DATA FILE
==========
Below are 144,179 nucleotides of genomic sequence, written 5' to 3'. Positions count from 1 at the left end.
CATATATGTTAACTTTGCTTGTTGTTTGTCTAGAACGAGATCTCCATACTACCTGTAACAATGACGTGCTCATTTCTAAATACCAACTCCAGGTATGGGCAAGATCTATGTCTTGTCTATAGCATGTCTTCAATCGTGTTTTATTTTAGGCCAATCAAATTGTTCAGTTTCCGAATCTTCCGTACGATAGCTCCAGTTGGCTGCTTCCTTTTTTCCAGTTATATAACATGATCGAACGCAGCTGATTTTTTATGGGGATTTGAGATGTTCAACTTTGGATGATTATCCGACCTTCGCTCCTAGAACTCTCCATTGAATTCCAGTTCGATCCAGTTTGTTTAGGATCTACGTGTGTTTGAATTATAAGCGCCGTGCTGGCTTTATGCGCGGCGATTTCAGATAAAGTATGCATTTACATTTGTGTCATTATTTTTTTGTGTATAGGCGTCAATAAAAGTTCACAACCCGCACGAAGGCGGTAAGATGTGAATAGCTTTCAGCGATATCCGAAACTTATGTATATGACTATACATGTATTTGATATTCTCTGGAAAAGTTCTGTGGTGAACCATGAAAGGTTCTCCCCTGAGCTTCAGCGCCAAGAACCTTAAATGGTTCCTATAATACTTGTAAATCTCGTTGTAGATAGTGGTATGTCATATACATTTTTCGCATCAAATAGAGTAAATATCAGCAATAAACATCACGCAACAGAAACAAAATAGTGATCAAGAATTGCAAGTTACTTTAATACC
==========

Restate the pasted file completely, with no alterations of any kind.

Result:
Below are 144,179 nucleotides of genomic sequence, written 5' to 3'. Positions count from 1 at the left end.
CATATATGTTAACTTTGCTTGTTGTTTGTCTAGAACGAGATCTCCATACTACCTGTAACAATGACGTGCTCATTTCTAAATACCAACTCCAGGTATGGGCAAGATCTATGTCTTGTCTATAGCATGTCTTCAATCGTGTTTTATTTTAGGCCAATCAAATTGTTCAGTTTCCGAATCTTCCGTACGATAGCTCCAGTTGGCTGCTTCCTTTTTTCCAGTTATATAACATGATCGAACGCAGCTGATTTTTTATGGGGATTTGAGATGTTCAACTTTGGATGATTATCCGACCTTCGCTCCTAGAACTCTCCATTGAATTCCAGTTCGATCCAGTTTGTTTAGGATCTACGTGTGTTTGAATTATAAGCGCCGTGCTGGCTTTATGCGCGGCGATTTCAGATAAAGTATGCATTTACATTTGTGTCATTATTTTTTTGTGTATAGGCGTCAATAAAAGTTCACAACCCGCACGAAGGCGGTAAGATGTGAATAGCTTTCAGCGATATCCGAAACTTATGTATATGACTATACATGTATTTGATATTCTCTGGAAAAGTTCTGTGGTGAACCATGAAAGGTTCTCCCCTGAGCTTCAGCGCCAAGAACCTTAAATGGTTCCTATAATACTTGTAAATCTCGTTGTAGATAGTGGTATGTCATATACATTTTTCGCATCAAATAGAGTAAATATCAGCAATAAACATCACGCAACAGAAACAAAATAGTGATCAAGAATTGCAAGTTACTTTAATACC